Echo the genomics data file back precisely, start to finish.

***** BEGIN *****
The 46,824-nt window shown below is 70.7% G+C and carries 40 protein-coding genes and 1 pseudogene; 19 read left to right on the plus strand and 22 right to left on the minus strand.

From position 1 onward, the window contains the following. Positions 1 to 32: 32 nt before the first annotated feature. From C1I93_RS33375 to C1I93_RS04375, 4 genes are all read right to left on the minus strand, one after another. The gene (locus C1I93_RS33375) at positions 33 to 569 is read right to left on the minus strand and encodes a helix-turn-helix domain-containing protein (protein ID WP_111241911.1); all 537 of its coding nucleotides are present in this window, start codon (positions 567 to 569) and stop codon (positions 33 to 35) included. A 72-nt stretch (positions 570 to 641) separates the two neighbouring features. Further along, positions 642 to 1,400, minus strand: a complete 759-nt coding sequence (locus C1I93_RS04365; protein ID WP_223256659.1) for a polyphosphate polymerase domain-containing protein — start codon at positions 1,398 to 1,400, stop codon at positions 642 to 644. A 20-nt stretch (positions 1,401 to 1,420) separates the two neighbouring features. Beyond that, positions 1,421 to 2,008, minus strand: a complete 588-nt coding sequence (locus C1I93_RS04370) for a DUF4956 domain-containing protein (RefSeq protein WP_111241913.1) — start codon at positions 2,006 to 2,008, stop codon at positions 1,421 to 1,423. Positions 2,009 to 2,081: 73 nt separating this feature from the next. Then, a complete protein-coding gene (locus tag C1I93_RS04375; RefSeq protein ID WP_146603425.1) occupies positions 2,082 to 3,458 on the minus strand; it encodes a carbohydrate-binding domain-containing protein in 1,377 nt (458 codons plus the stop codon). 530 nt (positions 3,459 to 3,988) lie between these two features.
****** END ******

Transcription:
The 46,824-nt window shown below is 70.7% G+C and carries 40 protein-coding genes and 1 pseudogene; 19 read left to right on the plus strand and 22 right to left on the minus strand.

From position 1 onward, the window contains the following. Positions 1 to 32: 32 nt before the first annotated feature. From C1I93_RS33375 to C1I93_RS04375, 4 genes are all read right to left on the minus strand, one after another. The gene (locus C1I93_RS33375) at positions 33 to 569 is read right to left on the minus strand and encodes a helix-turn-helix domain-containing protein (protein ID WP_111241911.1); all 537 of its coding nucleotides are present in this window, start codon (positions 567 to 569) and stop codon (positions 33 to 35) included. A 72-nt stretch (positions 570 to 641) separates the two neighbouring features. Further along, positions 642 to 1,400, minus strand: a complete 759-nt coding sequence (locus C1I93_RS04365; protein ID WP_223256659.1) for a polyphosphate polymerase domain-containing protein — start codon at positions 1,398 to 1,400, stop codon at positions 642 to 644. A 20-nt stretch (positions 1,401 to 1,420) separates the two neighbouring features. Beyond that, positions 1,421 to 2,008, minus strand: a complete 588-nt coding sequence (locus C1I93_RS04370) for a DUF4956 domain-containing protein (RefSeq protein WP_111241913.1) — start codon at positions 2,006 to 2,008, stop codon at positions 1,421 to 1,423. Positions 2,009 to 2,081: 73 nt separating this feature from the next. Then, a complete protein-coding gene (locus tag C1I93_RS04375; RefSeq protein ID WP_146603425.1) occupies positions 2,082 to 3,458 on the minus strand; it encodes a carbohydrate-binding domain-containing protein in 1,377 nt (458 codons plus the stop codon). 530 nt (positions 3,459 to 3,988) lie between these two features.